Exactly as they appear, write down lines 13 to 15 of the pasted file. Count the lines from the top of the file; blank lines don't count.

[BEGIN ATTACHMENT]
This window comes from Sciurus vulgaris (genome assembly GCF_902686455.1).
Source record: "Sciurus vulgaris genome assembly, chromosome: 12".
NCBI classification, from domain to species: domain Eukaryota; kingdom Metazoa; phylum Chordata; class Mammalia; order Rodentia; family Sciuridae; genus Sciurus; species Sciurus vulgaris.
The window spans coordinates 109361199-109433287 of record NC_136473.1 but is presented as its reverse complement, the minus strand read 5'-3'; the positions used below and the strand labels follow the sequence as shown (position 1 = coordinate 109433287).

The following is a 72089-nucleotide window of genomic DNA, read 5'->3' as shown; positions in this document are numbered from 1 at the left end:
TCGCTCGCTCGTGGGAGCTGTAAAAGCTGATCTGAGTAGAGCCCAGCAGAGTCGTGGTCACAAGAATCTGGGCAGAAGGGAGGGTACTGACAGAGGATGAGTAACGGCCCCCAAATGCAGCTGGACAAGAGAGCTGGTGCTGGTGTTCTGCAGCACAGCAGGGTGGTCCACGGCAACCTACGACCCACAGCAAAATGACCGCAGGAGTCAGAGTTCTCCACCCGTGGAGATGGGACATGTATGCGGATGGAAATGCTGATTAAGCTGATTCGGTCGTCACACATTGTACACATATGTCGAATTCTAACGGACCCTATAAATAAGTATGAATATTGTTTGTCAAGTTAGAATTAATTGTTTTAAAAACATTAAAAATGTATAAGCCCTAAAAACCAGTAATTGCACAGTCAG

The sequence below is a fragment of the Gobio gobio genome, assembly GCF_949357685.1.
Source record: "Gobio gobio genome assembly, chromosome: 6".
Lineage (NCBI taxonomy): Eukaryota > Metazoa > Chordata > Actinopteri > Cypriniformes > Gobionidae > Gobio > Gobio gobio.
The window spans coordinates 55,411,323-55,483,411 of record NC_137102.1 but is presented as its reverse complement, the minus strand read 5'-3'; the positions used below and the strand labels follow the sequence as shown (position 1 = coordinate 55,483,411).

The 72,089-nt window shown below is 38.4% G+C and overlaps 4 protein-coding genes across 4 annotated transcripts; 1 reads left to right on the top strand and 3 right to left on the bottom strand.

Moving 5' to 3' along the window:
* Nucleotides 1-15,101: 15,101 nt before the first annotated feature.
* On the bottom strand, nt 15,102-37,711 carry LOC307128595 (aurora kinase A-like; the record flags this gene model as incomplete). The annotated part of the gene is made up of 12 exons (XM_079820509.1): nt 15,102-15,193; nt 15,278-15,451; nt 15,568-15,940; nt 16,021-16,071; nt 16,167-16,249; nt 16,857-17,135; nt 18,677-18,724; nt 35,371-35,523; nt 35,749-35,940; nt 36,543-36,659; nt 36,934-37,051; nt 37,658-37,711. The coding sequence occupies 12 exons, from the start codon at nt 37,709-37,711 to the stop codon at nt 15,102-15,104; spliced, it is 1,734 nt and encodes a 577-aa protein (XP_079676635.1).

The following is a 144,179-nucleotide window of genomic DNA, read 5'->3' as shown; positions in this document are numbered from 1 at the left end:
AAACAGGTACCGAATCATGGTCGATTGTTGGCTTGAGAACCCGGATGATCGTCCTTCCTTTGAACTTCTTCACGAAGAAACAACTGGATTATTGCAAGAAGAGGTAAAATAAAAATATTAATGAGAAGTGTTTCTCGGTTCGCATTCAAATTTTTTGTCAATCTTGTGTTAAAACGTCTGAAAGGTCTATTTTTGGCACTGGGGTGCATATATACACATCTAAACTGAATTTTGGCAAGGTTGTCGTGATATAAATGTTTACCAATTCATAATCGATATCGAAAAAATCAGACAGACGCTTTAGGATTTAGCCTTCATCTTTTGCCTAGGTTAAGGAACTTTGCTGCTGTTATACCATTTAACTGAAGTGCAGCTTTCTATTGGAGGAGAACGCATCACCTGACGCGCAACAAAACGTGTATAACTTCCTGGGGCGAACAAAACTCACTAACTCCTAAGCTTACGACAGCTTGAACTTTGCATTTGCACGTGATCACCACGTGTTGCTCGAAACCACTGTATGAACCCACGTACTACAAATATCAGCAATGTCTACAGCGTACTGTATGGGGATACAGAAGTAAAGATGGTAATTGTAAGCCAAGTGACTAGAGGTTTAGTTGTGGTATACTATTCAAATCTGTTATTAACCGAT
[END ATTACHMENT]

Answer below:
* Nucleotides 1-15,101: 15,101 nt before the first annotated feature.
* On the bottom strand, nt 15,102-37,711 carry LOC307128595 (aurora kinase A-like; the record flags this gene model as incomplete). The annotated part of the gene is made up of 12 exons (XM_079820509.1): nt 15,102-15,193; nt 15,278-15,451; nt 15,568-15,940; nt 16,021-16,071; nt 16,167-16,249; nt 16,857-17,135; nt 18,677-18,724; nt 35,371-35,523; nt 35,749-35,940; nt 36,543-36,659; nt 36,934-37,051; nt 37,658-37,711. The coding sequence occupies 12 exons, from the start codon at nt 37,709-37,711 to the stop codon at nt 15,102-15,104; spliced, it is 1,734 nt and encodes a 577-aa protein (XP_079676635.1).

The following is a 144,179-nucleotide window of genomic DNA, read 5'->3' as shown; positions in this document are numbered from 1 at the left end: